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A Congener-Specific and Mixture Analysis of Plasma Polychlorinated Biphenyl (PCB) Levels and Incident Breast Cancer

Citation

Parada, Humberto, Jr.; Benmarhnia, Tarik; Engel, Lawrence S.; Sun, Xuezheng; Tse, Chiu-Kit J.; Hoh, Eunha; Olshan, Andrew F.; & Troester, Melissa A. (2021). A Congener-Specific and Mixture Analysis of Plasma Polychlorinated Biphenyl (PCB) Levels and Incident Breast Cancer. Epidemiology, 32(4), 499-507.

Abstract

BACKGROUND: Polychlorinated biphenyls (PCBs), a diverse class of chemicals, are hypothesized mammary carcinogens. We examined plasma levels of 17 PCBs as individual congeners and as a mixture in association with breast cancer using a novel approach based on quantile g-computation.
METHODS: This study included 845 White and 562 Black women who participated in the population-based, case-control Carolina Breast Cancer Study Phase I. Cases (n=748) were women with a first diagnosis of histologically confirmed, invasive breast cancer residing in 24 counties in central and eastern North Carolina; controls (n=659) were women without breast cancer from the same counties. PCBs were measured in plasma samples obtained during the study interview. We estimated associations (covariate-adjusted odds ratios [ORs] and 95% confidence intervals [CIs]) between individual PCB congeners and breast cancer using multivariable logistic regression. We assessed PCB mixtures using quantile g-computation and examined effect measure modification by race.
RESULTS: Comparing highest and lowest tertiles of PCBs resulted in ORs of 1.3 (95%CI=0.95-1.8) for congener 74, 1.4 (95%CI=1.0-1.9) for 99, 1.3 (95%CI=0.91-1.8) for 194, and 1.2 (95%CI=0.90-1.7) for 201. Among all women, we estimated a joint effect of the PCB mixture with an OR of 1.3 (95%CI=0.98-1.6) per tertile change. In race-stratified analyses, associations for tertiles of PCB mixtures were stronger among Black women (OR=1.5, 95%CI=1.0-2.3) than among White women (OR=1.1, 95%CI=0.81-1.6).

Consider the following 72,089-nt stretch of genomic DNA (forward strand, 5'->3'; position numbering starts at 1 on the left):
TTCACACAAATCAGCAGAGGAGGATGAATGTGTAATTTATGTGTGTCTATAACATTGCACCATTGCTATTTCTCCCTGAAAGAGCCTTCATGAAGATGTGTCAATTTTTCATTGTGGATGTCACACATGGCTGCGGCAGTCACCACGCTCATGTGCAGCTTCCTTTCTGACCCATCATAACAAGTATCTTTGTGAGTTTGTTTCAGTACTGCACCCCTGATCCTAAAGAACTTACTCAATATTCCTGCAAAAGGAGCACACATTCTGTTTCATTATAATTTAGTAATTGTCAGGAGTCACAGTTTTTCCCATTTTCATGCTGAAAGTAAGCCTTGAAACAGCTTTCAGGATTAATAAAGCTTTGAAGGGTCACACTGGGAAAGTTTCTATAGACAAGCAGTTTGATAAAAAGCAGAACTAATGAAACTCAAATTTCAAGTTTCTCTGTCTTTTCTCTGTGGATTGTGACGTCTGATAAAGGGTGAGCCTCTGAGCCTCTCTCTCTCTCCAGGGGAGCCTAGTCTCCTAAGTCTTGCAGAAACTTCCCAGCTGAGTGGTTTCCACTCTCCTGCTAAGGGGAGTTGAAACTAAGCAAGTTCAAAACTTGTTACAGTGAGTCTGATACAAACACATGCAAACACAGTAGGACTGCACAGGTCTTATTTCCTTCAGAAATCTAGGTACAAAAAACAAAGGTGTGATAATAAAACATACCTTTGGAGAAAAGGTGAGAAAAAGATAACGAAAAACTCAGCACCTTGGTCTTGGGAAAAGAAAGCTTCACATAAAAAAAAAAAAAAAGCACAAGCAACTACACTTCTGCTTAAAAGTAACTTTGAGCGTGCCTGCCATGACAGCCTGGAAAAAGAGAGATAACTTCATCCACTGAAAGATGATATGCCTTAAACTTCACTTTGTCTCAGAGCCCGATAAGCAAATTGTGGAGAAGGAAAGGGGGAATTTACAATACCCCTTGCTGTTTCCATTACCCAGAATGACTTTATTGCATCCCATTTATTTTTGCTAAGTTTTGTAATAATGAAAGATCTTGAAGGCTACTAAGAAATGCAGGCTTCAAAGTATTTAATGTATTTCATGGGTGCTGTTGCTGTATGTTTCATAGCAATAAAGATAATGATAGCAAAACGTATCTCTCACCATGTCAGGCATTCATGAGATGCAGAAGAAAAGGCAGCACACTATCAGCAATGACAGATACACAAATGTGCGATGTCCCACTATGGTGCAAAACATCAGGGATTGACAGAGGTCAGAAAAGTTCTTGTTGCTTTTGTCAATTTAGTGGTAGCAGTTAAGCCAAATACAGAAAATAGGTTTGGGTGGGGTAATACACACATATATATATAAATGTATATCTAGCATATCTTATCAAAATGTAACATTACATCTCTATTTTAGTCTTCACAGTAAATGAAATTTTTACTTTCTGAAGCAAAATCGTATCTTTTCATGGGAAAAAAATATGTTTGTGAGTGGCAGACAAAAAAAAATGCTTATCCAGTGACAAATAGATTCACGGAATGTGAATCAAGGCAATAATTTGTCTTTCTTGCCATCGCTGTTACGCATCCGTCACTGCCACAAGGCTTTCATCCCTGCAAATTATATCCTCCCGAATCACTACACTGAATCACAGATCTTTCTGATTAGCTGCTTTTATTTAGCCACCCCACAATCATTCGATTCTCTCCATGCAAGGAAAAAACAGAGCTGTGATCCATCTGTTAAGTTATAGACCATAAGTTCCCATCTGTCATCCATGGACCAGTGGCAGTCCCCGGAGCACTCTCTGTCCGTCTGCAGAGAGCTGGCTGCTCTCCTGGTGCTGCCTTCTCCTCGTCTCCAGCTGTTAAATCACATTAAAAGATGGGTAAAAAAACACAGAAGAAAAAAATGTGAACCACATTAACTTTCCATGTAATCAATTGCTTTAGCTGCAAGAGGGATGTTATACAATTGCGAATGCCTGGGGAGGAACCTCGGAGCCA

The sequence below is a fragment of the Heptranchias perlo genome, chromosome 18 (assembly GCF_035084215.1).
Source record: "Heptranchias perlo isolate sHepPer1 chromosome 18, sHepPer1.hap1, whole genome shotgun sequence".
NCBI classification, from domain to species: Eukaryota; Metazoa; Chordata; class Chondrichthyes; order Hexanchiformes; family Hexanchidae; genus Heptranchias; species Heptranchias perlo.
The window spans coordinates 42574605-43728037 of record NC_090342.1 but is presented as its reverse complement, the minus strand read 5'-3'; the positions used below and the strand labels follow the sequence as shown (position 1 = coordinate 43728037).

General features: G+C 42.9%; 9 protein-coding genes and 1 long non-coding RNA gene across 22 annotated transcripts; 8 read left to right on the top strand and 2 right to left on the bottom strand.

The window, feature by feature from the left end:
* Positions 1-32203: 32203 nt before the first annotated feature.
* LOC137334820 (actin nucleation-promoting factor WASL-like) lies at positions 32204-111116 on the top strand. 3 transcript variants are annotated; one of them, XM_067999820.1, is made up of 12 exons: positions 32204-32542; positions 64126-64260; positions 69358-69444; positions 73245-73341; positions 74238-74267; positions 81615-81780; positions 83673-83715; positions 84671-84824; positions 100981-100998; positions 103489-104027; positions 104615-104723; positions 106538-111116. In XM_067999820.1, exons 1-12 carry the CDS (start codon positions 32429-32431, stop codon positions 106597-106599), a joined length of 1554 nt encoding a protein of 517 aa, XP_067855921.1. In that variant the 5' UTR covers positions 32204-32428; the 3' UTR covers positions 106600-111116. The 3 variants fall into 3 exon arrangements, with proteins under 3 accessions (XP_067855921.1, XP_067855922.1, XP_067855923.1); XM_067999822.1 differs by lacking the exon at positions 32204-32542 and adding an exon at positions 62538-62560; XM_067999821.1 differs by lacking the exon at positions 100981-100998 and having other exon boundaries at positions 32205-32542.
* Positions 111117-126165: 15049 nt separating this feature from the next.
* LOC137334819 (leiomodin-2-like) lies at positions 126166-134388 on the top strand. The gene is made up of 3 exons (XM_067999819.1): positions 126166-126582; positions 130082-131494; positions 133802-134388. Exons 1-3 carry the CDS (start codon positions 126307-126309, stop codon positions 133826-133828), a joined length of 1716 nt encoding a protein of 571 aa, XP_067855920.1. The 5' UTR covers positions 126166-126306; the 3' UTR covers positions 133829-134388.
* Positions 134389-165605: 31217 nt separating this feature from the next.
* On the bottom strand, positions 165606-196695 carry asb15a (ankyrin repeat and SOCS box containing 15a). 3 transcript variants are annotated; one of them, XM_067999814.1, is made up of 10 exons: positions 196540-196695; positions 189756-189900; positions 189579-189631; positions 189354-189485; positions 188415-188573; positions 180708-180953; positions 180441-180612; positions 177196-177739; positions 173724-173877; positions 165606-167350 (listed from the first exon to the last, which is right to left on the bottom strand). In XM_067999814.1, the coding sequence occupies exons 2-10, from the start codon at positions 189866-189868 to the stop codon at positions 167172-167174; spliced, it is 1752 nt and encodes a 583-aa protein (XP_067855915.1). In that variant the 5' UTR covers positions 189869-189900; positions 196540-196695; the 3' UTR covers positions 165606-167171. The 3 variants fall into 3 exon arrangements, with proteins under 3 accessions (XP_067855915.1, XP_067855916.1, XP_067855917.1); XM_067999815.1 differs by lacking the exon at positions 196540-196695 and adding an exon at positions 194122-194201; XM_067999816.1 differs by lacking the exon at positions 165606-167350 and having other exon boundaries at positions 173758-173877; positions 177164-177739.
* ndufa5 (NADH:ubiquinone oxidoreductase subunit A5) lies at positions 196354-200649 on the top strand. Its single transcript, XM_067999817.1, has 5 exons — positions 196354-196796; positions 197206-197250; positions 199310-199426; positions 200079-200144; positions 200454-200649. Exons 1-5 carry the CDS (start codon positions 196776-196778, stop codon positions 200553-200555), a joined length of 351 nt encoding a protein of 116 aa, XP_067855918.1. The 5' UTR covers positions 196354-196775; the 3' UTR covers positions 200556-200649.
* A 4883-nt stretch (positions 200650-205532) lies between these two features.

CONCLUSION: Our results are consistent with the hypothesis that exposure to PCB mixtures increase the risk of breast cancer, but studies of populations with different exposure profiles are needed.

URL

http://dx.doi.org/10.1097/ede.0000000000001356

Reference Type

Journal Article

Article Type

Regular

Year Published

2021

Journal Title

Epidemiology

Author(s)

Parada, Humberto, Jr.
Benmarhnia, Tarik
Engel, Lawrence S.
Sun, Xuezheng
Tse, Chiu-Kit J.
Hoh, Eunha
Olshan, Andrew F.
Troester, Melissa A.

Data Set/Study

Carolina Breast Cancer Study (CBCS)

Continent/Country

United States of America

State

Nonspecific

Race/Ethnicity

Black
White